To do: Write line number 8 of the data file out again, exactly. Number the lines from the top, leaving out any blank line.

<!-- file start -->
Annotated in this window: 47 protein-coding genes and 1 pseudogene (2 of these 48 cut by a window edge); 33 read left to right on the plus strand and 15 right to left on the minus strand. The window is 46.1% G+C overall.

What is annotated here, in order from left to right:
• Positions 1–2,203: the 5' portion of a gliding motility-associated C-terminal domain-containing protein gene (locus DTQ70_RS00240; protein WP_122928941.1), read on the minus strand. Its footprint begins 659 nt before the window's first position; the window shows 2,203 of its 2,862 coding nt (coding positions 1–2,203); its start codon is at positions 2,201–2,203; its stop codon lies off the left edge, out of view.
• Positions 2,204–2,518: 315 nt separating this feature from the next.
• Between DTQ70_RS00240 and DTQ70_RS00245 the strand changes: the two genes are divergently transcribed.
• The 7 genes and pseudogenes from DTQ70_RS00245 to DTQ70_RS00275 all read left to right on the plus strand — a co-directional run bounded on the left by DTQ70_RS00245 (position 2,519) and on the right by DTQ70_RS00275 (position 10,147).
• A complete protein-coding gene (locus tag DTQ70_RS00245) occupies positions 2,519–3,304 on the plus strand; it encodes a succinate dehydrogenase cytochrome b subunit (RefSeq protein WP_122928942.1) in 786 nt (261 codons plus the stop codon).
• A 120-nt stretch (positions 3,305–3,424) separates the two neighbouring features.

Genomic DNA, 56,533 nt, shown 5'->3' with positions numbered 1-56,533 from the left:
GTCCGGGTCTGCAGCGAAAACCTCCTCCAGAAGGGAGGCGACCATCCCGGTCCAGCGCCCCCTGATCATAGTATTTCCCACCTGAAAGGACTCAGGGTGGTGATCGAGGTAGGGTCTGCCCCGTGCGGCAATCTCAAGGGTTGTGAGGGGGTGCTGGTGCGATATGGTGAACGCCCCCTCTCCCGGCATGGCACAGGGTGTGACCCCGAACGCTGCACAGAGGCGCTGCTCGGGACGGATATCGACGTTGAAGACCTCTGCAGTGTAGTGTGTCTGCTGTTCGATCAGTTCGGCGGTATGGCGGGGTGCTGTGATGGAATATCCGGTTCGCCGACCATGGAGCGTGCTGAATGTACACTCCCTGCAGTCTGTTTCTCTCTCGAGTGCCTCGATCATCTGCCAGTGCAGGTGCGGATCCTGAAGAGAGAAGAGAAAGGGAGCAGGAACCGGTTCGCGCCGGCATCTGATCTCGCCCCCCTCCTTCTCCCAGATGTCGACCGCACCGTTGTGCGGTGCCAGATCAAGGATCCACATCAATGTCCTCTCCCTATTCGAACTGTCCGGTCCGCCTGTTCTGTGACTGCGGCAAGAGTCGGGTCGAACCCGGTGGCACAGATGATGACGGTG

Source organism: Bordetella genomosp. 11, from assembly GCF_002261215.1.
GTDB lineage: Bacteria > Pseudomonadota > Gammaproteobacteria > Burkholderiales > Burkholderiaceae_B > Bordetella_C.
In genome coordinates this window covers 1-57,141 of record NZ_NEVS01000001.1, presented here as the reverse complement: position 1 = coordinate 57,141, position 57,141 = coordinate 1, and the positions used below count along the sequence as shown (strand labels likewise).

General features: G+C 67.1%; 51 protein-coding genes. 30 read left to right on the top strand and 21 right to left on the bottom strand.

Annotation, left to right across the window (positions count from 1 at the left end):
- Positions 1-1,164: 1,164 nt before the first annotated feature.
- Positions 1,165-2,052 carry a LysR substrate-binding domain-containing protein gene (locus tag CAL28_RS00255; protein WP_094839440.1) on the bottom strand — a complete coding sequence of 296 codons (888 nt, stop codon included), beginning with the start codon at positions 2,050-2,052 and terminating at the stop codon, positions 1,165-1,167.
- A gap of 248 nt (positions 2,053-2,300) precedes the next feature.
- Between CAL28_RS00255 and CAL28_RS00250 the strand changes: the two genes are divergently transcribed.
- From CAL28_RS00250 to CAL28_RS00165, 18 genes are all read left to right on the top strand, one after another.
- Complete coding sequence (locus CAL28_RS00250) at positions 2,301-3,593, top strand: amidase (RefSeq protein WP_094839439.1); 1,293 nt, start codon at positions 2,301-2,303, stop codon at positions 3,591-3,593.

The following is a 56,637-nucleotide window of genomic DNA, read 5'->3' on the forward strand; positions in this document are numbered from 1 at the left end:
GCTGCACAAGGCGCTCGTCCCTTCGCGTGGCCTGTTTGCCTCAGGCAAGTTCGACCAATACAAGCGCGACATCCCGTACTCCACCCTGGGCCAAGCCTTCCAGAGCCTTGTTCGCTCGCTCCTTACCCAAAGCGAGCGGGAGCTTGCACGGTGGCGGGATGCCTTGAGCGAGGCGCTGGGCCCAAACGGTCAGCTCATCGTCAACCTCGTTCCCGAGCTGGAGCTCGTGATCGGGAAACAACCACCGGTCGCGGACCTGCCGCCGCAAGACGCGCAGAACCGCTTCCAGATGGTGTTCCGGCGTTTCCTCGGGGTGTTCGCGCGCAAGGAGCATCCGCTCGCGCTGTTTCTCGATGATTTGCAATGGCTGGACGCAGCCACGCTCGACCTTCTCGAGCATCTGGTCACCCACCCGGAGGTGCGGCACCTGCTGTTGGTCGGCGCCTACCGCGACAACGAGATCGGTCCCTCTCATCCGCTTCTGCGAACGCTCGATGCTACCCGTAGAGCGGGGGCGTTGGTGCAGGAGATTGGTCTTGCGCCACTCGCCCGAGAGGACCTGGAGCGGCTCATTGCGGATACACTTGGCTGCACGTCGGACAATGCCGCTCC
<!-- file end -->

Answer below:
• A 120-nt stretch (positions 3,305–3,424) separates the two neighbouring features.